Jim Palmer was inducted into the Hall of Fame his first year of eligibility, and he joins here in our Atlanta studious today.


JIM PALMER, HALL OF FAME PITCHER: Hi, nice to be here.

PHILLIPS: Nice to have you here. Let's talk about playing in an All-Star game. How is that different, Jim, from playing with your team during a regular game?

PALMER: Best line-up you're ever going to face. In fact, I pitched here in 1972, which is when Hank Aaron hit a homerun. In fact, we were having a meeting and Gaylord Perry had just come over from the National League, he was going to be one of the American League pitchers, and he said, you know, somebody's got to let Hank Aaron hit a homerun tonight. I said, he has about 670 homeruns already. I said, how are we going to know whether we let him or not? As it turned out, he hit a homerun off Gaylord Perry that night.

But it's a very exciting time and I always felt that you don't want to let your team down, you don't want to let the American League team -- your American League down. And I kind of read all the articles where it doesn't mean as much as it used to be -- and maybe it doesn't because of the homerun-hitting contest and whatever. But I think if you're a true American-Leaguer, you want to beat the National League because it's about pride.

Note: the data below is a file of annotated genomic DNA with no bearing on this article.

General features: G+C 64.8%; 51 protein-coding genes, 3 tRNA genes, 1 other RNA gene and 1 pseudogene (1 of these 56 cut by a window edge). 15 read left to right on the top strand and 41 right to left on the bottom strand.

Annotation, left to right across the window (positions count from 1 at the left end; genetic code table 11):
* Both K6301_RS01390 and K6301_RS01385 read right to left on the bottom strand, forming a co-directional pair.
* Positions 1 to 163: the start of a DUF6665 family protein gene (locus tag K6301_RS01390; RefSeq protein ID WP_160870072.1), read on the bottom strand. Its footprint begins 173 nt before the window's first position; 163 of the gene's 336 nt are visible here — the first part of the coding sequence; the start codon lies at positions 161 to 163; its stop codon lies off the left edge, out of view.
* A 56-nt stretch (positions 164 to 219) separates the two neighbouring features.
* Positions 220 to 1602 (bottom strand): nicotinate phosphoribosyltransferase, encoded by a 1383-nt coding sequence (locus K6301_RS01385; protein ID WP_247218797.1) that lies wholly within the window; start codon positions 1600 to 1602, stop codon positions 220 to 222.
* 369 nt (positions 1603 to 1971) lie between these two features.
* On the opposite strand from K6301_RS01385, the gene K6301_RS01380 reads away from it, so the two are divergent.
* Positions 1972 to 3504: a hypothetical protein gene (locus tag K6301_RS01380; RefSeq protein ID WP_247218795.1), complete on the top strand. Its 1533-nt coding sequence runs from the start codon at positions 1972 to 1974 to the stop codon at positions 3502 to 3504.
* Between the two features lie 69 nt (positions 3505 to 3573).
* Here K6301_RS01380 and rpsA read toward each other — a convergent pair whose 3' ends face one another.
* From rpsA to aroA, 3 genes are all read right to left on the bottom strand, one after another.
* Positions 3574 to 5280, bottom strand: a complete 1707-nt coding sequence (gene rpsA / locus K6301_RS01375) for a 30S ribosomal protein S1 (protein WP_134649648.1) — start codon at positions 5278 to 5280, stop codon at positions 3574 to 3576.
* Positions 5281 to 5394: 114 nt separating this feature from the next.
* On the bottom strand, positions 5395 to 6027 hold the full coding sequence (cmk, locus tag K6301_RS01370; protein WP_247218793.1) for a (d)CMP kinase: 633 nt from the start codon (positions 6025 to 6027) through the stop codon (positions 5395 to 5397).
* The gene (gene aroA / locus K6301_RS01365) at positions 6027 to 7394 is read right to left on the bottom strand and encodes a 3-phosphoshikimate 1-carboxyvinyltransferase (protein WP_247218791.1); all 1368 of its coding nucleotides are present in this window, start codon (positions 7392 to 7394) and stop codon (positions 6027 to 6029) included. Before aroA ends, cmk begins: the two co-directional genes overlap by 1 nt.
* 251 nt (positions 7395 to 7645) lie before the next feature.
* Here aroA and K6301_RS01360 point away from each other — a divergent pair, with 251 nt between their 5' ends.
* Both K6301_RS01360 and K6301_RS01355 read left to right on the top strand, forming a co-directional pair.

PHILLIPS: Speaking of pride, now, I saw a lot of players out there with their kids last night. What a beautiful human touch. What did you think about that? because players are getting a lot of grief lately.

PALMER: Well, they are, but I think there were two things that were really poignant as far as I was concerned last night, was, first of all, Andres Galarraga. We just saw the clip. And I think people can relate to people. I think it's very hard sometimes to relate to the modern player because we talk about how much money they're making and they live a different life. But when you see somebody like Andres Galarraga affected by things that we're all affected by, which is disease, and you get to see him with his family, and then you get to see the smile on his face.